Monday, January 15, 2024

Q&A with Teri M. Brown




Teri M. Brown is the author of the new novel Daughters of Green Mountain Gap. Her other books include the novel Sunflowers Beneath the Snow. She lives in North Carolina.


Q: What inspired you to write Daughters of Green Mountain Gap, and how did you create your characters Maggie, Carrie Ann, and Josie Mae?


A: Believe it or not, the impetus for Daughters of Green Mountain Gap was a wart on the pad of my thumb!


During a routine primary care visit, I asked my doctor if she could remove the wart on my thumb. She emphatically stated she could not, and I would have to see a hand specialist. Instead, I went to the local pharmacy, got a wart patch, and it went away.


A few weeks later, I was chatting with my brother on the phone, and we began to complain about healthcare. I told him about the wart, and he said, “Why didn’t you have someone talk it off?” I had never heard of such a thing and felt certain he was teasing me. He often tells me tales to see if I will fall for them.


Once we got off the phone, my curiosity got the best of me, so I did what I love to do. I Googled it. My kids call me Google Mom. I refer to myself as a #researchjunkie.


I couldn’t believe what I found. Not only are there people who talk off warts, but there are healers who can blow away thrush, turn breech babies, and talk the pain from a burn.


The more I dug, the more I found, which led me to the healers of the Appalachian Mountains of North Carolina. These healers were known as granny women. Before I knew it, Maggie began talking to me.


I love generational stories, so it seemed natural to tell one in this setting. Healers often pass down their art to someone in the family.  But to give it a little spice, I have Carrie Ann look into a different kind of healing, and Josie Mae unsure which way to turn.


Q: How would you describe the relationship among the three?


A: The McCoury family of women are healers who are in need of healing – both within themselves and with one another. I find them to be like most families I know. They exhibit an enormous amount of love and empathy, while at the same time, shake their heads at one another.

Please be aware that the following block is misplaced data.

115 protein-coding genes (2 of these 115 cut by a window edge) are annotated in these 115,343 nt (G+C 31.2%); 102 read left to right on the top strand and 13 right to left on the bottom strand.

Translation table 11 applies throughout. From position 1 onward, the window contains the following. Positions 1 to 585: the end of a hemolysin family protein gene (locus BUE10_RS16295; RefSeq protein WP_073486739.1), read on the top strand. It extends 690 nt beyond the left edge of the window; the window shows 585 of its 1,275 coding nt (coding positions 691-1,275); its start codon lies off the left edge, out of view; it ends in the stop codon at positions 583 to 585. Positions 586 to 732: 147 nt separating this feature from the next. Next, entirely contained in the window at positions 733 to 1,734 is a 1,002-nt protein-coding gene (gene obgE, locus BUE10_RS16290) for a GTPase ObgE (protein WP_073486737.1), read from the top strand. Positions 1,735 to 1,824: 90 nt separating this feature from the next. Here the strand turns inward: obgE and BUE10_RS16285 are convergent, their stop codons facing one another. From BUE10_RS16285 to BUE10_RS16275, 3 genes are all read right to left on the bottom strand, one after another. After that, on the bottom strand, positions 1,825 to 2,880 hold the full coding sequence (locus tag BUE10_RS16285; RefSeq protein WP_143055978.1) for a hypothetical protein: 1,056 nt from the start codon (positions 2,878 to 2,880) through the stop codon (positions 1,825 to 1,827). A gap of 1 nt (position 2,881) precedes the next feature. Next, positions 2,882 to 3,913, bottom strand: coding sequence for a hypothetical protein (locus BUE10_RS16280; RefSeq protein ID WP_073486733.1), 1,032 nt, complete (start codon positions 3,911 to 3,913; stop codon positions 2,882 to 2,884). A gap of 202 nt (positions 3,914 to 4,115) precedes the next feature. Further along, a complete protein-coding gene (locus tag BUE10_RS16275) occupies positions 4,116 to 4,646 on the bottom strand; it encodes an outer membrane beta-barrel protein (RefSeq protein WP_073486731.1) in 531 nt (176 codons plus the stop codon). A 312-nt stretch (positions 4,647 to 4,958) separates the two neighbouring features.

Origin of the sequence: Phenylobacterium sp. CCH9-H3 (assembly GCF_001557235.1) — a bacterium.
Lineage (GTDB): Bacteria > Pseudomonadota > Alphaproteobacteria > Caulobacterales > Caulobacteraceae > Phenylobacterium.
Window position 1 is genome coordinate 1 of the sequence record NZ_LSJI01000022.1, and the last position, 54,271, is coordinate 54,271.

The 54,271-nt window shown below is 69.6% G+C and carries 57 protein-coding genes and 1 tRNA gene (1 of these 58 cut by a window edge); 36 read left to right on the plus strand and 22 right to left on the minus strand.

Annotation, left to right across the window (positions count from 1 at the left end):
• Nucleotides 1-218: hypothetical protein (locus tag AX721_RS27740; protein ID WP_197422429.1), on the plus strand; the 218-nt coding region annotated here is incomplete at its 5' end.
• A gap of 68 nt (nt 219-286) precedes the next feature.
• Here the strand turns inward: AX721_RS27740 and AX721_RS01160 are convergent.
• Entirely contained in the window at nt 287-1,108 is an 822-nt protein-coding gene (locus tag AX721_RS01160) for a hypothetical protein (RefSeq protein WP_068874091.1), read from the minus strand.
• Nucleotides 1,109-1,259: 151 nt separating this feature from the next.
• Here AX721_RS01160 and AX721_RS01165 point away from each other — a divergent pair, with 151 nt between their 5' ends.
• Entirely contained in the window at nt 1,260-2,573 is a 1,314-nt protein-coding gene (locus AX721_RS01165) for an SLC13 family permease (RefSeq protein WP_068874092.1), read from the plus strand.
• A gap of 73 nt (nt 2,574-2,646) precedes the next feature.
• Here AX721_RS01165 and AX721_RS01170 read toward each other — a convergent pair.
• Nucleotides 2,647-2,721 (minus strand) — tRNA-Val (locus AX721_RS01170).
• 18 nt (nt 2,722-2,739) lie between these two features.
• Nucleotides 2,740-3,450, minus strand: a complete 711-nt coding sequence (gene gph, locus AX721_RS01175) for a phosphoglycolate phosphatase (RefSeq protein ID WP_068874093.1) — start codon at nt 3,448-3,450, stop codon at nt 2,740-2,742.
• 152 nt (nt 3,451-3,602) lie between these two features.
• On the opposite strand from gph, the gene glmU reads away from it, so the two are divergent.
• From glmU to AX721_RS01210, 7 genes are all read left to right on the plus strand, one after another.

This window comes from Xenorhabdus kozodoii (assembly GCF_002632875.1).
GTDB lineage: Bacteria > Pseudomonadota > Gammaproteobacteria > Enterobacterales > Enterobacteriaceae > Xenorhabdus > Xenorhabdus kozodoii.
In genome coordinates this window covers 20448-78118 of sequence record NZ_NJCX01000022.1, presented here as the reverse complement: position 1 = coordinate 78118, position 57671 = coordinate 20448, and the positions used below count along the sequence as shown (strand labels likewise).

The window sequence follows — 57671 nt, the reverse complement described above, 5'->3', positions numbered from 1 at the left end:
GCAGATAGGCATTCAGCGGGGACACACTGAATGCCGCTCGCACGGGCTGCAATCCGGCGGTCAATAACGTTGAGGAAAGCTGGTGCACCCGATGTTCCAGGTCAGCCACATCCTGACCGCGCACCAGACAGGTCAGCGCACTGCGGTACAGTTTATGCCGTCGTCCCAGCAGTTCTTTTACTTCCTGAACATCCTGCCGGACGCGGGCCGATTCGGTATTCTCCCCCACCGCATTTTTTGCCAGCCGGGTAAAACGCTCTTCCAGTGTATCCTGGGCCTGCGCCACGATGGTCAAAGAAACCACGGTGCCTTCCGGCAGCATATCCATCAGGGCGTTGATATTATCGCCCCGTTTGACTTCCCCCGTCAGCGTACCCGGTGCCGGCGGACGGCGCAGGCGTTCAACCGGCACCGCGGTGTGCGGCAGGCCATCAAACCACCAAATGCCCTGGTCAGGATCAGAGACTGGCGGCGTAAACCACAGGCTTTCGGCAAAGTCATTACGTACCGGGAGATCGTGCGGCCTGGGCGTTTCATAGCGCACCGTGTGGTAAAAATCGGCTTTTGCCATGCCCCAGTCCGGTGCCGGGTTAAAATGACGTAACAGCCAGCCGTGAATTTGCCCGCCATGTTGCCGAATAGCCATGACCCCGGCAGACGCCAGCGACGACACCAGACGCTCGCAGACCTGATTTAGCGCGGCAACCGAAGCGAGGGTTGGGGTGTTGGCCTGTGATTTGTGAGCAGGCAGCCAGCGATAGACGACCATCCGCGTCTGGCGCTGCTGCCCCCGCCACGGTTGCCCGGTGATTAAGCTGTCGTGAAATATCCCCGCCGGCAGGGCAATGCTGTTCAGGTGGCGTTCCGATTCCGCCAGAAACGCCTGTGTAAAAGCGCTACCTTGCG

That’s why readers love my characters – I make them real, with relatable problems. Almost everyone knows what it is like to love someone but to disagree with them. How that love and disagreement are handled is what makes the story.


Q: How did you research the story, and did you learn anything especially surprising?


A: I’m so grateful for the Internet! I cannot imagine how difficult it was for authors of historical fiction to write before they could sit in the comfort of their home and find answers!


In addition to Internet research, I also read a few books on North Carolina history, Cherokee history, and medicine around the turn on the 20th century. Finally, I spoke with several people whose grandmothers were granny women.


Two things really surprised me. The first was that one plant can be used in many ways – roots healing one ailment and leaves another. The second was that when you picked a plant could change its healing properties.

Q: What do you hope readers take away from the novel?


A: I hope readers think about other cultures and what they have to offer. I hope that instead of instantly disregarding someone with a different belief, that we can look for the similarities and find connections. At the very least, I hope we can learn to respect those differences even if we don’t understand them.


I also want readers to think about old ways versus new ways. As a society, we often throw out the old as soon as something new and shiny comes along. Later, we are often chasing after the old again because the “new thing” wasn’t as all-encompassing as we thought.


Q: What are you working on now?


A: Although I’ve written three historical fiction novels, I do not consider myself a historical fiction author. Instead, I see myself as a character-driven fiction author who introduces readers to characters they’d like to invite to lunch.


My hope is that my characters are so compelling that the reader will be willing to follow them regardless of the setting.


With that said, my new manuscript is a contemporary women’s fiction humor with a side of romance. Peg is 50-something, recently separated, and going through the throes of menopause. This is a humorous look at her life – and the lives of any woman who has lived with the hormonal swings of middle age!


Q: Anything else we should know?


A: I love getting to know my readers, so please reach out! Just head to my website and contact me through the contact page or click on the various social media platforms.


I also have a newsletter that goes out twice a month. One focuses on my writing and the other focuses on my reading. I try to offer at least four book recommendations each month. If a reader joins, they get a list of “The 10 Historical Fiction That You’ve Never Heard of That Will Bring You to Tears.”


Finally, I’m really grateful to everyone who has read Sunflowers Beneath the Snow, An Enemy Like Me, or Daughters of Green Mountain Gap. I truly appreciate your support!


--Interview with Deborah Kalb. Here's a previous Q&A with Teri M. Brown.

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